In the process of becoming more conscious, we’ll discover deep, long-held delusions. Some of them will be carefully defended and stashed in unconscious corners. Yet they’ll continue to influence our choices and behaviour.
For example, we may seek enlightenment as an escape from our problems. Or think I, personally, will get enlightened. Or the right partner will meet all of our unmet needs. Or money is a solution. Or money is evil. Or I’m a sinner. Or I can be perfect. The list goes on and on.
The key feature of a delusion is that it’s something we hold against what is here. It’s an illusion we paste over the appearance of the world. It’s not just a wish, it’s a rejection of what is.
Usually, a delusion revolves around something outside of ourselves. A specific person or circumstance or thing is seen as “the answer” or “the problem.” This is why “specialness” can be a red flag.
If we find our life experience is not meeting our expectations, we know there’s a delusion at play. Something is not being accepted.
Because of this tendency to hide the delusion (perhaps ‘story‘ is a gentler word) from ourselves, we also hide the desire it’s trying to meet. That puts us out of touch with our needs. And that inclines us to suppress emotions, creating a soup of disconnect. Life becomes a shadow.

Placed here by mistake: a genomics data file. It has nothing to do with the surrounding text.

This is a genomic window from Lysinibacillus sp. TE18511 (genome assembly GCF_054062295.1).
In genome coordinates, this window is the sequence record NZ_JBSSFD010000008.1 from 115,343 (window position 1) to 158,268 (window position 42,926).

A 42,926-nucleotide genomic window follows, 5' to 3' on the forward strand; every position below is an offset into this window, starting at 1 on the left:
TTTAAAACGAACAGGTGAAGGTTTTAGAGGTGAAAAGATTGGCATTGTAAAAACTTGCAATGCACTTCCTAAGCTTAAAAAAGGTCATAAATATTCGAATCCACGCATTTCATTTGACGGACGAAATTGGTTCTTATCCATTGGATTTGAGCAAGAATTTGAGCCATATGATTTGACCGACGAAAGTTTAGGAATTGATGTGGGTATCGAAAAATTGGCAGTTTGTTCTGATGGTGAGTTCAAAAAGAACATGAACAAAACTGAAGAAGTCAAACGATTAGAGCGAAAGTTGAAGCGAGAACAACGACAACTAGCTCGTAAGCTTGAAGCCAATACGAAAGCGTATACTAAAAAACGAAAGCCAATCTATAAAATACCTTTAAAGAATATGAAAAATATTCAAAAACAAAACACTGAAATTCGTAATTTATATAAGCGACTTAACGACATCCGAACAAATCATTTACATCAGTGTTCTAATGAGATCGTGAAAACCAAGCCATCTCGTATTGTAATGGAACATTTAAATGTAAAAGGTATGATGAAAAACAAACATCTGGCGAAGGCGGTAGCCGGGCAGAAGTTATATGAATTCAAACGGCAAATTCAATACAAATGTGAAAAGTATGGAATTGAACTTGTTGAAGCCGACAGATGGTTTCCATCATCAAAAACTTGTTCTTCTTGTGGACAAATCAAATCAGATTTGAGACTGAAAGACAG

Even though all this is a little hidden, it’s still very active. Events will unfold to fulfill our unmet needs. But if we don’t recognize this, they appear to be an annoying hassle that keeps repeating.
Yet nature has an art to its performance. Nature sees things better than we do, so presents different scenarios to help us become more conscious.
For example, the “solution” arises in our life so we can see it’s false. But if we’re not conscious enough, we run the story thinking the solution has arrived. But because it’s a solution to a delusion rather than a need, it will always disappoint. The perfect partner will be flawed. The great new job goes off the rails. We again blame what is outside of us for what we’ve essentially invited, however unintended.
Another way this can show up is the opposite. Every step we make towards our goal is stymied to prevent it. We’re blocked at every turn. It’s clearly not being supported.
The challenge in both cases is recognizing the intent of the signal. And that takes becoming more conscious. Otherwise we don’t know if our way is blocked because it’s not yet time or because it’s the wrong way. Or maybe we only need a little adjustment. The point of an event may be to learn something rather than fulfill a goal.
This does not mean over-thinking events in our life. The solution is not more story from the mind, it’s more clarity of awareness and less story. Mind does not have the answers here.
“We can not solve our problems with the same level of thinking that created them.”
— Albert Einstein*
As we recognize our stories and let them go, the signals get vastly more clear. The way is not so obscured by mental and emotional fog and wind.
*and a group of other scientists in 1946, concerned with the hazards of harnessing the atom. (the many other versions of this quote are false)